Is the Cadillac XLR worth loving?

Have you ever driven a Cadillac XLR?

I have, albeit it was a short drive I got from a friend who worked at a Cadillac dealership. While I got my seat time in it back in 2004, I remember it quite well, and not because it was something that stirred my soul.

No, it was memorable because it was quite the opposite. The XLR was suppose to the flagship car for General Motors flagship brand, and to give this car a sporting chance to be… umm sporting, it shared its platform with the Chevrolet Corvette.

Under its strikingly sculpted body, lied a 4.6-liter, V8 motor that was called Northstar. This motor produced 320-hp and 310-lb/ft of torque. Power was sent only to the rear wheels. Earlier cars, like the one I drove, had a 5-speed automatic gearbox, in 2007 it was upgraded to a 6-speed auto.

For the 2006 model year, Cadillac introduced an XLR-V version which had a supercharged 4.4-liter, V8 that produced 443-hp and 414-lb/ft of torque. The “V” versions all came with the 6-speed auto and also just rear-wheel drive.

However, back to the car I drove, the early example. I wanted to drive it because I thought it looked very cool and thought that since it was based on the underpinnings of a Corvette, it will be wild and exciting to drive.

It wasn’t. For a car with 320-hp, it felt like it had less than half that. The steering felt numb and far too light for a sports convertible, and the noise factor one seeks when driving a V8-powered roadster was just not there. I’m sure the “V” version addressed a few of these concerns, but since I never drove one, I cannot comment on that.

As much as I disliked driving it, I really liked looking at it. This is the only car in my view where Cadillac’s edgy design language actually worked. Even when I spot one today, I’m drawn to it.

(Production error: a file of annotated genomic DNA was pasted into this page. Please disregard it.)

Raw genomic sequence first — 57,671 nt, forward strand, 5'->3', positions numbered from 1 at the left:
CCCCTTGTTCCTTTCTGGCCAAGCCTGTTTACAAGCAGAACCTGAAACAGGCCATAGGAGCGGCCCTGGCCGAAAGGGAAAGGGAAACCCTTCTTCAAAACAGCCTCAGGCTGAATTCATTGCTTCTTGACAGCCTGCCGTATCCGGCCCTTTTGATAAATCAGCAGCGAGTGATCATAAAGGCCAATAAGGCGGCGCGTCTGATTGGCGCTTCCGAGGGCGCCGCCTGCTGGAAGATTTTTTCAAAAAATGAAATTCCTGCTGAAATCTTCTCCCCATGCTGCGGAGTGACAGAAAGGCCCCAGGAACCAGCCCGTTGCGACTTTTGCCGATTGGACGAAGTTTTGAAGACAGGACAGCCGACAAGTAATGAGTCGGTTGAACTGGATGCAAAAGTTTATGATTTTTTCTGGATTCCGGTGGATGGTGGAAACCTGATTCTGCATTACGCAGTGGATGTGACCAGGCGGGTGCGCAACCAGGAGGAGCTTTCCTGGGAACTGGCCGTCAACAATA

I also didn’t mind the interior. Sure it wasn’t as well built as a Bentley Continental GT, but it did the job, and the seats felt nice and comfy.

One of its few, neat features was its power retractable top, which had a very unusual mechanism to put it up or down. It was best to do it under the clear blue sky, rather than in a garage, because it required a lot of space, but the roof theatrics were part of its appeal.

However, the price was not very appealing. Back in the day, a base XLR would set you back over $100,000. Nowadays, you can find a good one with decent mileage for about $30,000. However, because it was very expensive when new, not many people in Canada bought one, so it has that rarity appeal also.

Cadillac stopped making the XLR in 2009 and has not done a convertible since. In 2011, Cadillac showed a concept convertible called the CIEL, which is stunning and it harks back to the kind of cars Cadillac was making in its glory days of the 1950’s.

Will the CIEL ever go into production and will it look like the concept is not yet known.

Cadillac has recently hinted that it is working on a new flagship, so let’s hope this time, their flagship is as good to drive as it can look.

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